lcd->width = cfg->width;
                lcd->height = cfg->height;
                nanopi2_lcd_config[lcd_idx].name = cfg->name;
                goto __ret;
            }
        }
    }

    for (i = 0; i < ARRAY_SIZE(nanopi2_lcd_config); i++) {
        if (!strcasecmp(nanopi2_lcd_config[i].name, str)) {
            lcd_idx = i;
            break;
        }
    }
    /* We have to hack our LCD for selection */
    lcd_idx = 19;

    __ret:
    return 0;
}

Now you can compile u-boot and update this to your board via ADB and fastboot. See the FriendlyArm Wiki on how to put the board into fastboot mode. You will need a serial cable connected to the NanoPC T3 Plus debug UART to do this. With Windows, the following command will copy u-boot to the NanoPC.

fastboot flash bootloader u-boot.bin

Kernel changes

Now we turn to the kernel and locate the same name file in:

arch/arm/plat-s5p6818/nanopi3/lcds.c

Open this file and add the following at the end of the structures and before HDMI as we did above.

static struct nxp_lcd wvga_axon = {
    .width = 1024,
    .height = 600,
    .p_width = 155,
    .p_height = 87,
    .bpp = 24,
    .freq = 60,
    .timing = {
        .h_fp = 160,
        .h_bp = 160,
        .h_sw = 48,
        .v_fp = 12,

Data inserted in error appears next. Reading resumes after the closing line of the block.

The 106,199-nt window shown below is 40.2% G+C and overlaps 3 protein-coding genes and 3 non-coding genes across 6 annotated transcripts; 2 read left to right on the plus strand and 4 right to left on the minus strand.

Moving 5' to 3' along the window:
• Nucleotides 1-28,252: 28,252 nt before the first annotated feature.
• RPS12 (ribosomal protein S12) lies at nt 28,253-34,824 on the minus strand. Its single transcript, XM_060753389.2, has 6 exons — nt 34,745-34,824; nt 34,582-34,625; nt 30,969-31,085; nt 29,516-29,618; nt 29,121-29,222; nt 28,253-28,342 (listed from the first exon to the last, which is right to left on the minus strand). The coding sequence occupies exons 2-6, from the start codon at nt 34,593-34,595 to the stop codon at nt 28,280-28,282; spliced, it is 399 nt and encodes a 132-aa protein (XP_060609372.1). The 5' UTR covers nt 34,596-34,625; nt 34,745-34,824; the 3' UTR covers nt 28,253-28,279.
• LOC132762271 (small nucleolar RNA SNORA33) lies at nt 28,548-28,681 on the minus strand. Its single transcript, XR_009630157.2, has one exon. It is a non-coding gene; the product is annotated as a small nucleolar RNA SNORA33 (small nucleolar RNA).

.v_fpe = 1,
        .v_bp = 23,
        .v_bpe = 1,
        .v_sw = 10,
    },
    .polarity = {
        .rise_vclk = 1,
        .inv_hsync = 0,
        .inv_vsync = 0,
        .inv_vden = 0,
    },
    .gpio_init = hd101_gpio_init,
};

Next, we need to add the following like to the same-named structure as before, nanopi2_lcd_config. The code will use the name

{ "AXONIPS7",    &wvga_axon,  CTP_FT5X06  },

We can now build the kernel. u-boot will pass in AXONIPS7 to the kernel and we can configure our display.

After you build the kernel, you need to update your board with this and you can do this from ADB. Boot the board into Android as normal and then using ADB, issue the following commands to copy the kernel to the board. Later you can copy the new uImage file to the Android build and include this as part of the build.

adb shell mount -t ext4 /dev/block/mmcblk0p1 /mnt/media_rw/sdcard1/

adb push uImage /mnt/media_rw/sdcard1/

DO NOT press reset at this point but use ADB reboot to restart the NanoPC or you will brick your board. Now your board should have the timing for the new IPS 1024×600 LCD and welcome to a high brightness display.

The image below shows the HD702 on the left, next to the IPS LCD. The 2 units are running the same software and you can clearly see that the IPS LCD is much brighter.

The image on the right appears blurred due to the higher brightness as I set the camera to adjust to the left display. The white frame is a test. The final builds are black.


Post a Comment